Jun 19, 2008
turkeymeister (All reviews)
In an earlier review, Bluesnow talked about how despite being a good anime, F/SN has a tradition of being overrated. I pretty much agree with this sentiment. This is a good anime, but it definitely has plenty of areas that could be improved.

The plot of this series, is to be honest, pretty horrible. It's extremely linear, it's pretty boring, and there isn't really very much in terms of plot twists or suspense. And what little they had, which was more towards the end of the series, was executed rather badly with bad pacing and ass pulls galore. In mitigation, this was likely caused by the developers buckling under the twin strains of running out of budget and having to merge the three different scenarios from the visual novel together. However, it's still bad.

The saving grace of the series lies, frankly, outside. The backstory, the concepts dealt with, the underlying metaplot, the thoughts provoked - fantastic is an understatement. Sadly, in order to be able to enjoy this, reading the Visual Novel is a must. The anime simply did not have enough time to cram in all of the information, resulting in a jumbled mess.

Another strong point of this series lay in the characters. Every single character positively exudes personality - from just hearing one line, you can basically pinpoint which character it is from. However, this is coming after I've read the Visual Novel, and also all the associated mythologies of the characters. If just watching the anime itself with no prior knowledge, the Servants can be a bit... one-sided. The thing you have to remember is that you're *supposed* to know the characters beforehand, and that the development present is an expansion on preexisting perceptions of these characters.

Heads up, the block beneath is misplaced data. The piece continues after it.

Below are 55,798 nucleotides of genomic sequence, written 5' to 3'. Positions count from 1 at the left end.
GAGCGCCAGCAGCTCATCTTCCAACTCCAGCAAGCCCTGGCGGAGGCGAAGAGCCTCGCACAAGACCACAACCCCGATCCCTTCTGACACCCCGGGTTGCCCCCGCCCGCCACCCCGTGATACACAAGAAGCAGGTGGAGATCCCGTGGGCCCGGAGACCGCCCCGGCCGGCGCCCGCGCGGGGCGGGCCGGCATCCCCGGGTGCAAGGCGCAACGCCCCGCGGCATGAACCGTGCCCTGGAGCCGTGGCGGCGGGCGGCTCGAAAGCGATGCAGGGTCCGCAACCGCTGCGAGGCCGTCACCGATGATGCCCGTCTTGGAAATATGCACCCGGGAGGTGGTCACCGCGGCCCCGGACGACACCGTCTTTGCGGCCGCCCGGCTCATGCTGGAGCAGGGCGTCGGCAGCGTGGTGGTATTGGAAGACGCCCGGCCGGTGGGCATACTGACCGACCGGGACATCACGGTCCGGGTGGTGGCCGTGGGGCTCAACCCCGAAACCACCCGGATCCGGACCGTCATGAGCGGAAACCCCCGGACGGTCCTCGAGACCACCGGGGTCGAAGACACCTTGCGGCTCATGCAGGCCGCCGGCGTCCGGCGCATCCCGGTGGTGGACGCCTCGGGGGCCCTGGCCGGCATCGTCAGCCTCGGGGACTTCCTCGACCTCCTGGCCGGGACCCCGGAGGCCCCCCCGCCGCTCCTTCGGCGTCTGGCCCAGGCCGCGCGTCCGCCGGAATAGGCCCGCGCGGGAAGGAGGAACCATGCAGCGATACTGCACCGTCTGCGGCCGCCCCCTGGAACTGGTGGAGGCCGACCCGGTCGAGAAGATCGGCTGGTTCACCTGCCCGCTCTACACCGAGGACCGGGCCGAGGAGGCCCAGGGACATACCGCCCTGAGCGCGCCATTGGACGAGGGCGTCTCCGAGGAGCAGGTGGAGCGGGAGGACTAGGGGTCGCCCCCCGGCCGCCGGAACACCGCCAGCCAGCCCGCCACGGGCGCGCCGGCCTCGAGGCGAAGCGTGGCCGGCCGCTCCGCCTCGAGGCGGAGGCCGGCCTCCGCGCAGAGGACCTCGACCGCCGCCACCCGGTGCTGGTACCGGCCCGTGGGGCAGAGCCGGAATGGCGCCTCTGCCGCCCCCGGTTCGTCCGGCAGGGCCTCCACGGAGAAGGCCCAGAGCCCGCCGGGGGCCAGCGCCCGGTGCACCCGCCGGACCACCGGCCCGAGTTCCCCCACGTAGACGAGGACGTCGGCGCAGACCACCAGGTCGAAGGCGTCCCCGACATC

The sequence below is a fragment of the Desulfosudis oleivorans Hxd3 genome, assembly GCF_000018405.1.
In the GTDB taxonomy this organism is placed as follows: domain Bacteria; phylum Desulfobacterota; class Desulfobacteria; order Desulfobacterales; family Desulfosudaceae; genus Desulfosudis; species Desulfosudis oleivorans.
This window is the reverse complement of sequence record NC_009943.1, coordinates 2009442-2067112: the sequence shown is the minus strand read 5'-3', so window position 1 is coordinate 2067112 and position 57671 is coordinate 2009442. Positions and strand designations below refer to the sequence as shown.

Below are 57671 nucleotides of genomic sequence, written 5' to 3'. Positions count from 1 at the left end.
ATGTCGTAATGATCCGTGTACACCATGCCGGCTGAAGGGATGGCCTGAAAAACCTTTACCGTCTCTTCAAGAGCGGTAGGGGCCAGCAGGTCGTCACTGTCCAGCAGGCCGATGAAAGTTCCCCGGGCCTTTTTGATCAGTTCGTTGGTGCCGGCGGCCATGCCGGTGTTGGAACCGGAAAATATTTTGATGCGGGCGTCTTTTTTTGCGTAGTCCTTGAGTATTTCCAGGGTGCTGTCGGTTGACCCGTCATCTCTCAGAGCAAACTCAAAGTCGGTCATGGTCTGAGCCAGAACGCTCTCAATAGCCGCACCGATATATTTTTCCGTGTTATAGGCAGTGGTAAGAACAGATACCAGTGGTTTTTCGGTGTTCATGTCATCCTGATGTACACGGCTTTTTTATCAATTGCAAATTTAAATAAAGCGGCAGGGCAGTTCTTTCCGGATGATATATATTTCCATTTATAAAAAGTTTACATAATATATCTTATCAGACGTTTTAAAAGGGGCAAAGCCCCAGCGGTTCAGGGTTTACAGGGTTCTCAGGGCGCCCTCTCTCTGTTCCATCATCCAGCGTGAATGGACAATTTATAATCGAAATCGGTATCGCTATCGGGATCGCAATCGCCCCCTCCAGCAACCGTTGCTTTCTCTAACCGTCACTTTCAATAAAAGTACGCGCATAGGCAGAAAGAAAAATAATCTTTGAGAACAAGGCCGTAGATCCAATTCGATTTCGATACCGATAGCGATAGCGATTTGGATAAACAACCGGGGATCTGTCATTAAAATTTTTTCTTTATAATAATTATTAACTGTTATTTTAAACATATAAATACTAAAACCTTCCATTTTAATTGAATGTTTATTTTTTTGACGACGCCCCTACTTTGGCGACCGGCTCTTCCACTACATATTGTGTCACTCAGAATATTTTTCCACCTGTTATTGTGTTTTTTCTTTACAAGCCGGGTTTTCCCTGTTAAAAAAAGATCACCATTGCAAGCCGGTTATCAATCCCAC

However, there's one exception to the strong characterization - the main character. Given that this was an adaptation from an eroge (hardly a medium known for strong main characters), you wouldn't really expect much of Shirou. However, Shirou does not possess the usual blank self-insert personality typical of eroge protagonists. Quite the opposite, in fact. He has an extremely strong personality, and it's grating to the extreme. There are plenty of times where you wish you could just slap the damn child out of him, and unfortunately, the scenario where that *does* happen was not animated.

Animation quality was extremely well done, with a clean art style that's extremely refreshing, and well animated fight sequences. Sadly, this tended to suffer near the end of the series as the animators ran out of budget.

Sound is a non-sequitter. Nothing really stands out, nothing's really bad.

In conclusion, Fate/Stay Night has a marvelous backstory, beautiful characters, and a mediocre plot. In trying to shake things up from the Visual Novel, the director appears to have set too high a bar for himself to attain, running beyond the limits of himself and the budget. While the animated medium makes for a much better flow of story than the Visual Novel, which had shaking pacing at best, in the end it fell prey to the pitfall of no money.